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 Lionel Stander

Lionel Stander

Birth
Bronx, Bronx County, New York, USA
Death 30 Nov 1994 (aged 86)
Los Angeles, Los Angeles County, California, USA
Burial Glendale, Los Angeles County, California, USA
Plot Garden of Honor, crypt 7246
Memorial ID 4085 · View Source
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Actor. He is remembered in a number of roles of gruff, harsh voiced tough hoodlums, or lovable gruff guys who act tough but have a heart of gold in movies and television shows. He is, perhaps, best remembered for his role of Max, in television's detective show "Hart to Hart" (1979-1984), playing the housekeeper-bodyguard to Robert Wagner and Stefanie Powers. Born in the Bronx borough of New York City, he initially attended the University of North Carolina, but after making his stage debut there, he left after one year to make a career in acting. He began on the stage, but his gravelly voice made him a natural for radio plays. He made his movie debut in "Salt Water Daffy" (1933) with Jack Haley. He would go on to make a number of two reel comedy films with Vitaphone Studio in New York City, before moving to Hollywood in 1935. He was married six times, the last to Stephanie Van Hennick and his longest marriage, which lasted twenty-three years until his death. He had six children, usually one child with each wife. During the early 1950s amid the Red Scare, he was blacklisted for ten years when the House Un-American Activities Committee (HUAC) discovered that he was a member of the American Communist Party. He would claim that he joined the Communist Party to make himself more attractive to women, but in testimony from others before the HUAC hearings, he was reported as trying to recruit other liberal minded actors to join the Party. John H. Lawson, a Hollywood screenwriter who also served as the Communist Party's Hollywood commissar identified Stander as a model of a committed communist who helped the Party in the class struggle. In the movie, "No Time to Marry" (1938), Stander even whistled a few bars of the "Internationale" (Communist theme song) in a scene. During the late 1930s, he was also active in the Popular Front, a group of left wing organizations dedicated to fighting fascism overseas, but was also widely supported by the Russian Communist Party. Stander was in strong support of the Russian version of Marxism and was known for spending many evenings with friends discussing the merits of Stalin's form of Communism. In 1940, he was identified by the Congressional Dies Commission (headed by Texas congressman Martin Dies) as a communist, and following his testimony, he was fired from Republic Studios. Despite being fired, he continued to work in films, including "Hangmen also Die" (1943), and other anti-Nazi war films made during and after World War II. After being blacklisted in the 1950s, Standers worked as a stockbroker on Wall Street, yet continued to act on the stage. He obtained a new start in films beginning with "Promise Her Anything" (1965) and "Cul-de-Sac" (1966). He would later reprise his role of Max from the television series "Hart to Hart" in a series of made for television "Hart to Hart" movies in the early 1990s, shortly before his death. Stander died of lung cancer in Los Angeles, California at the age of 86.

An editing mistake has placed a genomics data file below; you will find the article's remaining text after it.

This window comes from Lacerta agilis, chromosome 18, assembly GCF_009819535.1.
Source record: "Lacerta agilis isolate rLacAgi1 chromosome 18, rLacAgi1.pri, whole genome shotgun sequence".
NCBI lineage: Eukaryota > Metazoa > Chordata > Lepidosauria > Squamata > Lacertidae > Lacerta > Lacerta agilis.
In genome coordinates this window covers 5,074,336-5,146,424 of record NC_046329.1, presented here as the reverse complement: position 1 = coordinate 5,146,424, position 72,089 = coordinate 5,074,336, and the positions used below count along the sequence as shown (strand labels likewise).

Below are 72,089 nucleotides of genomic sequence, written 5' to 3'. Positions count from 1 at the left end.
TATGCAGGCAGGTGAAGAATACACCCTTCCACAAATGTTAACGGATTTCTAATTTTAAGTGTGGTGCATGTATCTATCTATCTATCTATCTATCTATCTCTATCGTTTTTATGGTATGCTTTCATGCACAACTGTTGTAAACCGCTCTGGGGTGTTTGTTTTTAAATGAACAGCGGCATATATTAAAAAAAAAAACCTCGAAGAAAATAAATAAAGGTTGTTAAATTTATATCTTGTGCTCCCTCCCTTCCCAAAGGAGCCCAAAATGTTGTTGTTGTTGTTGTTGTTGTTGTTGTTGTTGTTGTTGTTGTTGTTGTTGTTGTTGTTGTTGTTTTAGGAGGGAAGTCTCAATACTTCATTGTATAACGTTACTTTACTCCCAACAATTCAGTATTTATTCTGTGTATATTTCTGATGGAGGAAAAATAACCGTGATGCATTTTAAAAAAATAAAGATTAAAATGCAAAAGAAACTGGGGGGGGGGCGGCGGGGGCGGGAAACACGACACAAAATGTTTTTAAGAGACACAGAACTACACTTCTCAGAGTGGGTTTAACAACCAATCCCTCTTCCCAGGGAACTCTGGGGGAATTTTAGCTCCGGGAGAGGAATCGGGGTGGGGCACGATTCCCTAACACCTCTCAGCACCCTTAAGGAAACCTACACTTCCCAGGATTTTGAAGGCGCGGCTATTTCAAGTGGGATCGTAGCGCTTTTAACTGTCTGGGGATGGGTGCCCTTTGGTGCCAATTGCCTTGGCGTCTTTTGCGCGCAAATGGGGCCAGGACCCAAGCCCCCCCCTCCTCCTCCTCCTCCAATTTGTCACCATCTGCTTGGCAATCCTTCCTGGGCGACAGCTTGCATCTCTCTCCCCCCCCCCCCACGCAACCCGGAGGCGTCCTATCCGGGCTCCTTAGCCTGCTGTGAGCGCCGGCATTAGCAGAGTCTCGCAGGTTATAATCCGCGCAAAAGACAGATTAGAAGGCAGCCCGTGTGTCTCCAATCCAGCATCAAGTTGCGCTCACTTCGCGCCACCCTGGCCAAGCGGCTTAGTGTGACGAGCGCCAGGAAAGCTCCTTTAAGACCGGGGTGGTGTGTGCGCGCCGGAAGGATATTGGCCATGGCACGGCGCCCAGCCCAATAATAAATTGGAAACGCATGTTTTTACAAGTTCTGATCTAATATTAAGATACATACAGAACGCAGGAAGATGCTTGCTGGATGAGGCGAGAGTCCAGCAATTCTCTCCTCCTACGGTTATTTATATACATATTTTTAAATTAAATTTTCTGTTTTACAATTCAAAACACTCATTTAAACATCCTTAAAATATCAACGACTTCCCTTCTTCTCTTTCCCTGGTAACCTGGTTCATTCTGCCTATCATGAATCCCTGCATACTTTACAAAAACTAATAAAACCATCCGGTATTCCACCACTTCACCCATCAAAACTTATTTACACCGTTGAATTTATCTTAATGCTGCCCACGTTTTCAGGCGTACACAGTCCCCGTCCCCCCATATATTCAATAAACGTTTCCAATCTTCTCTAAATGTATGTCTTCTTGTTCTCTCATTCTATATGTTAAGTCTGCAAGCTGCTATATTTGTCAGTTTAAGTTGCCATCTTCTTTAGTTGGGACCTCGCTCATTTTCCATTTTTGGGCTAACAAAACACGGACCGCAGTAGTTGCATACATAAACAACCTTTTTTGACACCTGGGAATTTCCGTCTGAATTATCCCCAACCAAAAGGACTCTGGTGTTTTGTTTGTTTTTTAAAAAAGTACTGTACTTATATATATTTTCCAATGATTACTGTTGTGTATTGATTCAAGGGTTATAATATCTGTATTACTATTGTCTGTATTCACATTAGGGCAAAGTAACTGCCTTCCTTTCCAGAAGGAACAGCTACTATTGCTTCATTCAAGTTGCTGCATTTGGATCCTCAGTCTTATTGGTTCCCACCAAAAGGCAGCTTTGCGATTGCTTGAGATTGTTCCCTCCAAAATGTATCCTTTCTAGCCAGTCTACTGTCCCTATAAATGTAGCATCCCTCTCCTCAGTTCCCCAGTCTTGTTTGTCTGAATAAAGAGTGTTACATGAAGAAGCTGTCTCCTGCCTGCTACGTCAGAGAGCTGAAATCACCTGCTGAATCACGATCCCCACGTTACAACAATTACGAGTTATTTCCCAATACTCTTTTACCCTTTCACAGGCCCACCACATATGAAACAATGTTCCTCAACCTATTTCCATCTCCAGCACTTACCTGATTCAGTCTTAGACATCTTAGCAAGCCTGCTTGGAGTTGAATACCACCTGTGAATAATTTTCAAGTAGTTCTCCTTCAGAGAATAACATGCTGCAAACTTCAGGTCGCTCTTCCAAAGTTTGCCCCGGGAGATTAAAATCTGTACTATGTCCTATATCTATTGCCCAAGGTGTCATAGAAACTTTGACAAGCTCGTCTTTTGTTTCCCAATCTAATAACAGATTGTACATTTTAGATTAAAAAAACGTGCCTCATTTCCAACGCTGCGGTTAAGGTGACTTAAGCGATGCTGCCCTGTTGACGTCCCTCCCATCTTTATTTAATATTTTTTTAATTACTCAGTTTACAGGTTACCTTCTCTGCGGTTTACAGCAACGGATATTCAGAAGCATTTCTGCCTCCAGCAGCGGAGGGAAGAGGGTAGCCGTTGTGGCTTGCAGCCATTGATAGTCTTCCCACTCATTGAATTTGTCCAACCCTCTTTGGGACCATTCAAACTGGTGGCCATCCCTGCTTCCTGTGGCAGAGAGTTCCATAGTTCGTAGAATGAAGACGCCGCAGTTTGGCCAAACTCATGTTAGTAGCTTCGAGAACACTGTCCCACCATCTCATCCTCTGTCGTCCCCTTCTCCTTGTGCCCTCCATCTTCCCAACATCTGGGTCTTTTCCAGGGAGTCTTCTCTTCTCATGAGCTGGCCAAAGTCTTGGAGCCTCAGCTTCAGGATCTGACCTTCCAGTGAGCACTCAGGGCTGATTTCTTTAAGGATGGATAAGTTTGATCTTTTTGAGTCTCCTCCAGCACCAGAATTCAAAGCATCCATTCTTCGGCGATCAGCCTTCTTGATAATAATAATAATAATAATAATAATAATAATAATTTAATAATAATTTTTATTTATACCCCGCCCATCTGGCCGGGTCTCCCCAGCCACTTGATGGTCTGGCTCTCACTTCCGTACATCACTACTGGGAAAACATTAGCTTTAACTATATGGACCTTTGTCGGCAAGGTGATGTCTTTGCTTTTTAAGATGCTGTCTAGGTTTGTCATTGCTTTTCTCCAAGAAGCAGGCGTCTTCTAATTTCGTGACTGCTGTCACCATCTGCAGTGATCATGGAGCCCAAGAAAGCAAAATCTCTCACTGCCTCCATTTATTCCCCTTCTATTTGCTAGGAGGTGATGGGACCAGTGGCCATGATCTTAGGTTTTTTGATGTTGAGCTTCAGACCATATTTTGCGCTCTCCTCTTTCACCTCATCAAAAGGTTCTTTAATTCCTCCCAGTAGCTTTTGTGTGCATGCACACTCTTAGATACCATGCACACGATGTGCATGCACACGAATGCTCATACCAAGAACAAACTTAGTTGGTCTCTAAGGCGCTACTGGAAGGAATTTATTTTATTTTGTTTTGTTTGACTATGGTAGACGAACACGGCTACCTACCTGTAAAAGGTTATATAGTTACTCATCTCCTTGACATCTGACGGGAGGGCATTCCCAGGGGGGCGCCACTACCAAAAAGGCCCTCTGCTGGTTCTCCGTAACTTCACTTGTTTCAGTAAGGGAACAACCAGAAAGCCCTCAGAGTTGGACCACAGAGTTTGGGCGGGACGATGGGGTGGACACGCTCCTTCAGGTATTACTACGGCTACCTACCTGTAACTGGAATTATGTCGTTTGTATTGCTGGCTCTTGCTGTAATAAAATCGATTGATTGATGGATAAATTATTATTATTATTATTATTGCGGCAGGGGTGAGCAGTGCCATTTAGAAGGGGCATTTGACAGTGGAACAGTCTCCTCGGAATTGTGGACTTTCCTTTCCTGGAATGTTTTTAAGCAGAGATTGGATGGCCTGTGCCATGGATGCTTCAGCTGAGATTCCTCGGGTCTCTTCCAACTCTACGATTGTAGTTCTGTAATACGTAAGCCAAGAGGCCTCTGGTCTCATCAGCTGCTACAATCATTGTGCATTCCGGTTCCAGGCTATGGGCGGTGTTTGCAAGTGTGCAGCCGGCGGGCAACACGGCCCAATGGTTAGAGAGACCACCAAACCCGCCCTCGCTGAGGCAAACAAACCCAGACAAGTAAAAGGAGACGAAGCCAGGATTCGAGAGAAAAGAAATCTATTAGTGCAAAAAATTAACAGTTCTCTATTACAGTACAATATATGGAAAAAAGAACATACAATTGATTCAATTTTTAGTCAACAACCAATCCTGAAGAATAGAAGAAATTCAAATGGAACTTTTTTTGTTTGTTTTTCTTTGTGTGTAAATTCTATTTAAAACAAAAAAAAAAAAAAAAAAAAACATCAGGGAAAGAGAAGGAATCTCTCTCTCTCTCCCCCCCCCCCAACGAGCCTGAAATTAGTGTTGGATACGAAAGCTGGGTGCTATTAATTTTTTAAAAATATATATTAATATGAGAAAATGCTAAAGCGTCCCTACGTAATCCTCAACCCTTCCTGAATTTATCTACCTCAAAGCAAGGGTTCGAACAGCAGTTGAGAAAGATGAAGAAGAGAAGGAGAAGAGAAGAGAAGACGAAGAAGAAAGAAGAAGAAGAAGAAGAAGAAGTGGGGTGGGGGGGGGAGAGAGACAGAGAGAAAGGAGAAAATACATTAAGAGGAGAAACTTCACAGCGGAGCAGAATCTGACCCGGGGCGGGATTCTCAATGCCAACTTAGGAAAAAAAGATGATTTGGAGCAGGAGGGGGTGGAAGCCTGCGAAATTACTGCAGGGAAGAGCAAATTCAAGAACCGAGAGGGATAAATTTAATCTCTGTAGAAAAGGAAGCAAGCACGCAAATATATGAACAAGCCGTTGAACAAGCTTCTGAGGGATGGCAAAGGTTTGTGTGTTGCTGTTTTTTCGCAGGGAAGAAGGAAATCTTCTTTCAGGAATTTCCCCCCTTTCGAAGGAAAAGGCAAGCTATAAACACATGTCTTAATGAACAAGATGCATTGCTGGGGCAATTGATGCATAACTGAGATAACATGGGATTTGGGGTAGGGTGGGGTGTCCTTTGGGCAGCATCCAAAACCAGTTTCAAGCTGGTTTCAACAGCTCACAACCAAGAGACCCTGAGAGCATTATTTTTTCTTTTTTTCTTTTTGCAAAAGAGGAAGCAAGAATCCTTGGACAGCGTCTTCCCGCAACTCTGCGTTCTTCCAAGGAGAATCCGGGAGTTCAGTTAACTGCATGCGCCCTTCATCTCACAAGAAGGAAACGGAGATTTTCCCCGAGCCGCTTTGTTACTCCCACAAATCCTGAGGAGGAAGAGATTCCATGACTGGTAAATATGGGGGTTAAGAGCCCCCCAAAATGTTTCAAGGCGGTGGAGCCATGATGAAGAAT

Bio by: Kit and Morgan Benson


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  • Maintained by: Find A Grave
  • Added: 29 Nov 1998
  • Find A Grave Memorial 4085
  • Find A Grave, database and images (https://www.findagrave.com : accessed ), memorial page for Lionel Stander (11 Jan 1908–30 Nov 1994), Find A Grave Memorial no. 4085, citing Forest Lawn Memorial Park (Glendale), Glendale, Los Angeles County, California, USA ; Maintained by Find A Grave .